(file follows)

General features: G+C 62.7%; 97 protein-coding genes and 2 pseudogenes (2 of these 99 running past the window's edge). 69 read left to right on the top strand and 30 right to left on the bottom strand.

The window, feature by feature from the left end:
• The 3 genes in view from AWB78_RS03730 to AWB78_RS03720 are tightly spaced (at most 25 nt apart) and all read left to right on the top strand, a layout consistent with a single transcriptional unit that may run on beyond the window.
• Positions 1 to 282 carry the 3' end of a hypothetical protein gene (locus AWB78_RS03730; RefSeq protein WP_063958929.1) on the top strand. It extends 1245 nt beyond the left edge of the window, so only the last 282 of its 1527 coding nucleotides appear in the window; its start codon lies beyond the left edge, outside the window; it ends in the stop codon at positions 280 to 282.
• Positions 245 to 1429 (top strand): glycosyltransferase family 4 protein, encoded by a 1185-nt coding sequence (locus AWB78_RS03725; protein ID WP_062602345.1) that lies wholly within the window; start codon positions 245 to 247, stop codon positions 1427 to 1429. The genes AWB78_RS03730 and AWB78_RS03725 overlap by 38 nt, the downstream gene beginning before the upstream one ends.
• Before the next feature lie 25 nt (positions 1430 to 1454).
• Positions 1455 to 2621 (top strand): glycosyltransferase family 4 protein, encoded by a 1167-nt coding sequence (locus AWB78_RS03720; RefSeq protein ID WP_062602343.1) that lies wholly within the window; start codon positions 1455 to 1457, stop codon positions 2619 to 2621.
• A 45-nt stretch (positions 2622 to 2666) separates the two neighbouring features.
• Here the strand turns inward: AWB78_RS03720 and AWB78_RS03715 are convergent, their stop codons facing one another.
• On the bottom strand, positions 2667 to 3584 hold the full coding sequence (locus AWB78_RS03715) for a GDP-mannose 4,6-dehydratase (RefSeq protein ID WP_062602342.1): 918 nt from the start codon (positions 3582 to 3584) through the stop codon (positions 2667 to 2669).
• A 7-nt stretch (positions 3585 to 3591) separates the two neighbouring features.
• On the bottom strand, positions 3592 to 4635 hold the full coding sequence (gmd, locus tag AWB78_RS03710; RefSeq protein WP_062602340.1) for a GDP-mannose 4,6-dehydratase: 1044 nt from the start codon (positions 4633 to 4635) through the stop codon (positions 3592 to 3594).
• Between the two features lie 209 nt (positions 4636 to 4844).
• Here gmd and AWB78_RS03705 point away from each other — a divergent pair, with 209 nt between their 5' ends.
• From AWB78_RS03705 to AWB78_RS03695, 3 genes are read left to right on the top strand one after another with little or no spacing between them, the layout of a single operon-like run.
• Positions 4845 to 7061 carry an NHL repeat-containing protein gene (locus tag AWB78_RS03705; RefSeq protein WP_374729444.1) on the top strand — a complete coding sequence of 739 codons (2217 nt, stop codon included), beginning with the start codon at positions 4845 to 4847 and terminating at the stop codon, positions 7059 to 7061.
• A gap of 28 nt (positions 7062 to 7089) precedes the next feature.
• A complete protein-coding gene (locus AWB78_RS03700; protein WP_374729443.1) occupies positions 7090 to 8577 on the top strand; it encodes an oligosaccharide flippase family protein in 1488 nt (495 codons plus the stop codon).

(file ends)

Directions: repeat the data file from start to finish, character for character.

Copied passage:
General features: G+C 62.7%; 97 protein-coding genes and 2 pseudogenes (2 of these 99 running past the window's edge). 69 read left to right on the top strand and 30 right to left on the bottom strand.

The window, feature by feature from the left end:
• The 3 genes in view from AWB78_RS03730 to AWB78_RS03720 are tightly spaced (at most 25 nt apart) and all read left to right on the top strand, a layout consistent with a single transcriptional unit that may run on beyond the window.
• Positions 1 to 282 carry the 3' end of a hypothetical protein gene (locus AWB78_RS03730; RefSeq protein WP_063958929.1) on the top strand. It extends 1245 nt beyond the left edge of the window, so only the last 282 of its 1527 coding nucleotides appear in the window; its start codon lies beyond the left edge, outside the window; it ends in the stop codon at positions 280 to 282.
• Positions 245 to 1429 (top strand): glycosyltransferase family 4 protein, encoded by a 1185-nt coding sequence (locus AWB78_RS03725; protein ID WP_062602345.1) that lies wholly within the window; start codon positions 245 to 247, stop codon positions 1427 to 1429. The genes AWB78_RS03730 and AWB78_RS03725 overlap by 38 nt, the downstream gene beginning before the upstream one ends.
• Before the next feature lie 25 nt (positions 1430 to 1454).
• Positions 1455 to 2621 (top strand): glycosyltransferase family 4 protein, encoded by a 1167-nt coding sequence (locus AWB78_RS03720; RefSeq protein ID WP_062602343.1) that lies wholly within the window; start codon positions 1455 to 1457, stop codon positions 2619 to 2621.
• A 45-nt stretch (positions 2622 to 2666) separates the two neighbouring features.
• Here the strand turns inward: AWB78_RS03720 and AWB78_RS03715 are convergent, their stop codons facing one another.
• On the bottom strand, positions 2667 to 3584 hold the full coding sequence (locus AWB78_RS03715) for a GDP-mannose 4,6-dehydratase (RefSeq protein ID WP_062602342.1): 918 nt from the start codon (positions 3582 to 3584) through the stop codon (positions 2667 to 2669).
• A 7-nt stretch (positions 3585 to 3591) separates the two neighbouring features.
• On the bottom strand, positions 3592 to 4635 hold the full coding sequence (gmd, locus tag AWB78_RS03710; RefSeq protein WP_062602340.1) for a GDP-mannose 4,6-dehydratase: 1044 nt from the start codon (positions 4633 to 4635) through the stop codon (positions 3592 to 3594).
• Between the two features lie 209 nt (positions 4636 to 4844).
• Here gmd and AWB78_RS03705 point away from each other — a divergent pair, with 209 nt between their 5' ends.
• From AWB78_RS03705 to AWB78_RS03695, 3 genes are read left to right on the top strand one after another with little or no spacing between them, the layout of a single operon-like run.
• Positions 4845 to 7061 carry an NHL repeat-containing protein gene (locus tag AWB78_RS03705; RefSeq protein WP_374729444.1) on the top strand — a complete coding sequence of 739 codons (2217 nt, stop codon included), beginning with the start codon at positions 4845 to 4847 and terminating at the stop codon, positions 7059 to 7061.
• A gap of 28 nt (positions 7062 to 7089) precedes the next feature.
• A complete protein-coding gene (locus AWB78_RS03700; protein WP_374729443.1) occupies positions 7090 to 8577 on the top strand; it encodes an oligosaccharide flippase family protein in 1488 nt (495 codons plus the stop codon).